A visitor looks at the the cupola reliquary (Kuppelreliquar) of the so-called "Welfenschatz" (Guelph Treasure) displayed at the Kunstgewerbemuseum (Museum of Decorative Arts) in Berlin.
CNN  — 

The Supreme Court on Monday delved into atrocities committed during World War II and heard two cases brought by victims and their family members who are seeking compensation for property they say was stolen from them during the Holocaust.

The justices will ultimately decide whether the cases against Germany and Hungary can proceed in US courts.

During more than two hours of arguments, the justices grappled with the reach of a federal law that allows suits against a foreign government when property is taken “in violation of international law.”

The court’s decision could open the door to the possibility of similar lawsuits against foreign countries but also raises difficult questions about entangling the judiciary in matters concerning sensitive foreign policy questions.

The US Justice Department is siding with lawyers for Germany and Hungary arguing the cases should be dismissed, but has declined to outline the specific foreign policy issues that could arise.

That irritated some of the justices, led by Chief Justice John Roberts.

“Your client, the United States has scrupulously avoided taking a position on what the court should do given the international relations context,” Roberts told Assistant to the Solicitor General Benjamin Snyder in reference to the first case concerning Hungary. “This is the perfect time for you to fill that void.”

Roberts added: “Why hasn’t the government told the court what the foreign relations impact on the United States is?”

Snyder replied that “the State Department simply doesn’t feel that it has sufficient information to provide the court with a recommendation.”

The lawsuit against Hungary was initially brought in 2010 by 14 Jewish survivors, including four United States citizens, who sued Hungary and its state-run railway company seeking compensation for property that was stolen from their families in 1941. They say their possessions and those of their families were taken from them as they boarded trains destined for concentration camps and they seek to represent a class of victims who have been injured in similar ways.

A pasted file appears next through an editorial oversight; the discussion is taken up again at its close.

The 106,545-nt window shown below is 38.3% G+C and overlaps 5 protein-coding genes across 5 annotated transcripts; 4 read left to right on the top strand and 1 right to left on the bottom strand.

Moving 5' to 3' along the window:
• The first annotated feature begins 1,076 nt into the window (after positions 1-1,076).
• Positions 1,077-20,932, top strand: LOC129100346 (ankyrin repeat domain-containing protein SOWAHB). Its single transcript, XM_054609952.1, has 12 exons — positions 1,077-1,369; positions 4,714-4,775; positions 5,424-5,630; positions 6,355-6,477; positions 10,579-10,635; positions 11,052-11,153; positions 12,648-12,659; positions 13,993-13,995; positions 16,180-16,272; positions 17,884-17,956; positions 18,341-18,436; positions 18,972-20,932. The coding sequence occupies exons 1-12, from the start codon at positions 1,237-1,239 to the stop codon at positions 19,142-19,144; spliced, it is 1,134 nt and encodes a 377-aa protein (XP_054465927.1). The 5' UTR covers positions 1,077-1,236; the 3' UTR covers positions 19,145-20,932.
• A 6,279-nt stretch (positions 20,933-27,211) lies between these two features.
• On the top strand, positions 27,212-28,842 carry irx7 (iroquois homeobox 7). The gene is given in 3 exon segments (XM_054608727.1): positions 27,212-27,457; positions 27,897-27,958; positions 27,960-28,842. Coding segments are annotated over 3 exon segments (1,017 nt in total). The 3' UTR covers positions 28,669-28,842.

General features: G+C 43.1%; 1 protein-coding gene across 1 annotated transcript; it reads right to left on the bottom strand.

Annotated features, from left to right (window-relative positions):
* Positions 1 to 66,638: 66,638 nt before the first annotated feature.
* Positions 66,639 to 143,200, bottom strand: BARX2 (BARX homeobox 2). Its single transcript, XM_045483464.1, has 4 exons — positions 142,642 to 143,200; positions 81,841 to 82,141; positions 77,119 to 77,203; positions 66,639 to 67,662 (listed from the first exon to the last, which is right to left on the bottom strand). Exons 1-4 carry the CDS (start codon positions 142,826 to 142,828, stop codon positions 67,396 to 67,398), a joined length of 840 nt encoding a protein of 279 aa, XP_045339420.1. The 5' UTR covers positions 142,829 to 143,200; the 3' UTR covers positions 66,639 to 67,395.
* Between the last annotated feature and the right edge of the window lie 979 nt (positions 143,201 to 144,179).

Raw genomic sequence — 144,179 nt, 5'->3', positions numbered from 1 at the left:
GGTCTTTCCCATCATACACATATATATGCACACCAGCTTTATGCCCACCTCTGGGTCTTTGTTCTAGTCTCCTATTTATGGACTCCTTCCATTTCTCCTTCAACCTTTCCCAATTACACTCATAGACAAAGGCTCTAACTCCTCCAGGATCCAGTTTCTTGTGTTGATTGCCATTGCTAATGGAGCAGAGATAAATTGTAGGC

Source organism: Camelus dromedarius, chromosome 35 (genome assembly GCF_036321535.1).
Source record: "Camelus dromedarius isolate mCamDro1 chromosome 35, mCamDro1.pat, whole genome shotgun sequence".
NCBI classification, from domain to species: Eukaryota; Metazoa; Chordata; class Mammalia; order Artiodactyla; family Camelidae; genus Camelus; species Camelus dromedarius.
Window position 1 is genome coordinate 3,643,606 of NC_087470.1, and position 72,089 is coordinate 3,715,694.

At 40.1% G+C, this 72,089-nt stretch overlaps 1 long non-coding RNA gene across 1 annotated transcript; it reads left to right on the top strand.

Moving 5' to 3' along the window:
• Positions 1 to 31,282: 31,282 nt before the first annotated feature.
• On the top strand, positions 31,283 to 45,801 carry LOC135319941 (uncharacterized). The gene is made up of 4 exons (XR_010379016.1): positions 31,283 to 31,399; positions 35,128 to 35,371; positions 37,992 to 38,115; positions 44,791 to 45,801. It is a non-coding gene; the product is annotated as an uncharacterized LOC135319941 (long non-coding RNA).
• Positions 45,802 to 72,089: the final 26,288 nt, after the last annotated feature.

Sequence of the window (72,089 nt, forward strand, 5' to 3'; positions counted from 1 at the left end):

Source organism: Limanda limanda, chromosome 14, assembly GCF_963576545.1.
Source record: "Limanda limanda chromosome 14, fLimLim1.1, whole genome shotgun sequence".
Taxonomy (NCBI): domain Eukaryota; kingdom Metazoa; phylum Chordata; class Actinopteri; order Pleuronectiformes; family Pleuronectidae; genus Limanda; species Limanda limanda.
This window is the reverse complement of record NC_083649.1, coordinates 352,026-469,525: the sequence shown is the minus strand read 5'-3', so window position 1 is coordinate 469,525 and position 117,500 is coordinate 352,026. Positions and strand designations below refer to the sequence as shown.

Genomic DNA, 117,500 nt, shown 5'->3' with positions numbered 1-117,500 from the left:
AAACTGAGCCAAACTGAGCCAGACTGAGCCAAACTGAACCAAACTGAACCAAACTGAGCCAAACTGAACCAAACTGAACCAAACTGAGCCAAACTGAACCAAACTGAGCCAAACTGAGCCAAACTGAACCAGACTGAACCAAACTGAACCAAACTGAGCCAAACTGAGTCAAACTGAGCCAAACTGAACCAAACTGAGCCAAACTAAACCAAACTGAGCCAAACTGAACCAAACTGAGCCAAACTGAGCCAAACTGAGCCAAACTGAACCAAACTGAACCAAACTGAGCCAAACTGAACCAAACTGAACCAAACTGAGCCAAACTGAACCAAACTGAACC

A silver bust reliquary and other items that are part of the Guelph Treasure are exhibited at the Museum of Decorative Arts in Berlin, Germany.

While the Foreign Sovereign Immunities Act generally provides immunity to foreign states from suits in US courts, the plaintiffs argue their case falls into an exception because the goods were stolen in violation of international law.

“Hungary committed in the 1947 peace treaty to fully compensate its victim and it has never done so,” Sarah Harrington, a lawyer for the victims, said in an interview. “Congress said courts could hear these claims and even the United States has said there is a moral imperative to provide justice for Holocaust victims in their lifetime.”

But a lawyer for Hungary said that such litigation would interfere with the foreign policy of the United States, and that US courts have long dismissed such claims so as to avoid international discord.

“The United States long ago settled its claims against Hungary for wartime property confiscations,” Gregory Silbert said. He warned that if the court were to rule in favor of the challengers when the shoe was on the other foot, the United States could face analogous claims in foreign courts.